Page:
“Poetry is a conversation”: a session with K Satchidanandan2 min read
National Academy Awardee K. Satchidanandan spoke on his journey as a poet and as a translator through his talk, ‘From surrealist poetries to the sacred art of translation’ at one of the first events of the Manipal International Literature and Arts Platform (m.i.l.a.p.) on September 15th.
The author of The Missing Ribs and one of the pioneers of modern poetry in Malayalam addressed the audience on how his writing has been greatly influenced by the Holy Bible and the Communist Manifesto, and on how translation is the rebirth of a text.
When speaking about poets he said, “A poet does not need any religion other than poetry itself, nothing can scare a poet except perhaps an empty white paper. The poet has to await the incarnation of his/her essence in total solitude behind masks and closed doors.”
Elaborating on the concept of understanding poetry he talked about the role philosophy plays. “One fascinating thing about Indian poetry, in general, is that a clear distinction between poetry and philosophy hasn’t been made. This distinguishes Indian culture from that of the western culture. Our poetries have mostly been in the form of philosophies.”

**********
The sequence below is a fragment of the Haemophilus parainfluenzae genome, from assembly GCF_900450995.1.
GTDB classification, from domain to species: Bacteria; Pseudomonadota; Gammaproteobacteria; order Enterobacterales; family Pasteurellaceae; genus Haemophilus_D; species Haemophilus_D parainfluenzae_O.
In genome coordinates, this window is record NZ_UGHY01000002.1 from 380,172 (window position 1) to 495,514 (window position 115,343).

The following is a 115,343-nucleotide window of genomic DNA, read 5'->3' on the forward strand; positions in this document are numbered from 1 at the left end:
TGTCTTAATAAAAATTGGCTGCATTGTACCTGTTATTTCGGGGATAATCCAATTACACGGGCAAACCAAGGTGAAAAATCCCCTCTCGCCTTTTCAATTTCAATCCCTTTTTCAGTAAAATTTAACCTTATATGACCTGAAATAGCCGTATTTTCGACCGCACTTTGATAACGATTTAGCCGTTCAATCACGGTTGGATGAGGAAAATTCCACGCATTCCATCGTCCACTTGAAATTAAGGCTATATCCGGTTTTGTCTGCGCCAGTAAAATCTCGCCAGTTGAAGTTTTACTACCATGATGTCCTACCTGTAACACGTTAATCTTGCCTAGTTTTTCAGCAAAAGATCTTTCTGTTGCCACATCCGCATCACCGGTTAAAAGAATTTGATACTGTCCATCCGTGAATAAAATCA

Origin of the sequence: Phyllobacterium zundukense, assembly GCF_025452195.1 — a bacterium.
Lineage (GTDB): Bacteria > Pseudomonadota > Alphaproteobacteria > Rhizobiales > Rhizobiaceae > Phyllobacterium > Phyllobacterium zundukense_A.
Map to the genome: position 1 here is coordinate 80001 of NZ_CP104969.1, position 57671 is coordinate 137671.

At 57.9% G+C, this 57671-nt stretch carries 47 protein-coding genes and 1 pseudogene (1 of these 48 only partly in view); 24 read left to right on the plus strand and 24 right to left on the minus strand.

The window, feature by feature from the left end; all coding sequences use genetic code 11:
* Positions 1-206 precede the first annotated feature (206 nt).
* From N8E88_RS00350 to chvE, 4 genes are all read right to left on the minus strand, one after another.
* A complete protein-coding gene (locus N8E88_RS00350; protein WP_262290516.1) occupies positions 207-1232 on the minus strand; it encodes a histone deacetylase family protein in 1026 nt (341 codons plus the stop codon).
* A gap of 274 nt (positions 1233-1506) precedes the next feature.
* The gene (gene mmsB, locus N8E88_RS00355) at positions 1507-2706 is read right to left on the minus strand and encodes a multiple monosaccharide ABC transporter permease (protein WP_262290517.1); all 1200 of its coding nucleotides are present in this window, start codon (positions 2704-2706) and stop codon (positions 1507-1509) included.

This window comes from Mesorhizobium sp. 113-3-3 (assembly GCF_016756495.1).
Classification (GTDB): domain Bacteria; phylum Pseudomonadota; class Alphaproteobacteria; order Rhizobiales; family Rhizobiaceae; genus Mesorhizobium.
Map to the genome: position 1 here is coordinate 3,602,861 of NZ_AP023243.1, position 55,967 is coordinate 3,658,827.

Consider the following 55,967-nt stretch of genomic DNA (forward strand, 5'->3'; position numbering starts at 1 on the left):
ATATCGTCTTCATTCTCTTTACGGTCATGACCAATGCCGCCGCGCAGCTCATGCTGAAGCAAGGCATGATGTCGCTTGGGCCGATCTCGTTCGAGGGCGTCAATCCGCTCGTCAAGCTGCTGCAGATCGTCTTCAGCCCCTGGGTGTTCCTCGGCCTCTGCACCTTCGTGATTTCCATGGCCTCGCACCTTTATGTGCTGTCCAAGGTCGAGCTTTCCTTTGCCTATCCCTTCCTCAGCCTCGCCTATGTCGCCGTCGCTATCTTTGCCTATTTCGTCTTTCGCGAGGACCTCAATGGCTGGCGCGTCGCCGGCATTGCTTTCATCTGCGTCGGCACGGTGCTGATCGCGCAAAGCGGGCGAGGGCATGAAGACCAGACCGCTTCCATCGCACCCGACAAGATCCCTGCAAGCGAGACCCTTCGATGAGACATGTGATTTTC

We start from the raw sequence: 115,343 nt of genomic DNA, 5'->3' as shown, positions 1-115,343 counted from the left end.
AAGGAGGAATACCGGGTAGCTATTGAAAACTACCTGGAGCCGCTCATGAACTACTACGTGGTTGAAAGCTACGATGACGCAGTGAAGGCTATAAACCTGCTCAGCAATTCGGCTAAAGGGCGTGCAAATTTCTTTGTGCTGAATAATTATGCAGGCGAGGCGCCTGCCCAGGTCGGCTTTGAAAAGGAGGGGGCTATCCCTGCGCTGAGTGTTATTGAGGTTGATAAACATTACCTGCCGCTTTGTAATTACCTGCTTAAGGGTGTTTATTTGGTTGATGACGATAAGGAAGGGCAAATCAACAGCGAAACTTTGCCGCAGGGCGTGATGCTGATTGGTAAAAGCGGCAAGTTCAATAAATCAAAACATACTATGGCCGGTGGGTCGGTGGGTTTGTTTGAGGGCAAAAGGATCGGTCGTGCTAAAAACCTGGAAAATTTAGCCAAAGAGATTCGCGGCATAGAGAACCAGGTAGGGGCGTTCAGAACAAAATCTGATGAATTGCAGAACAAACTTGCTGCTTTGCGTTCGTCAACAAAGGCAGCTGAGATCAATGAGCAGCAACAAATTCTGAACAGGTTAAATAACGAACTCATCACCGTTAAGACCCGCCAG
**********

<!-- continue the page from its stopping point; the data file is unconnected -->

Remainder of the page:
There has often been a question of losing the essence of the work through translation. Addressing these concerns, Satchidanandan said, “Translation has acquainted us with some of the finest poets like Pablo Neruda. Yes, while there is a loss in translation, there is gain too. There are spaces of resistance and understanding these resistances is crucial here. In India there is a kinship between languages which leads to faithful translation. Which may not be that distinctive when Indian languages are translated to western.”
When asked about the event, Abhimanyu Acharaya, a 2nd-year literature student, School of Life Sciences, said that “It was great hearing K. Satchidanandan, a bilingual poet’s insightful talk about his journey and the sacred art of translation. It was knowledgeable, exploring the worlds of poetry and translation through his point of view.”
Edited by Shreya Job
Featured image by Rrishika Kakoty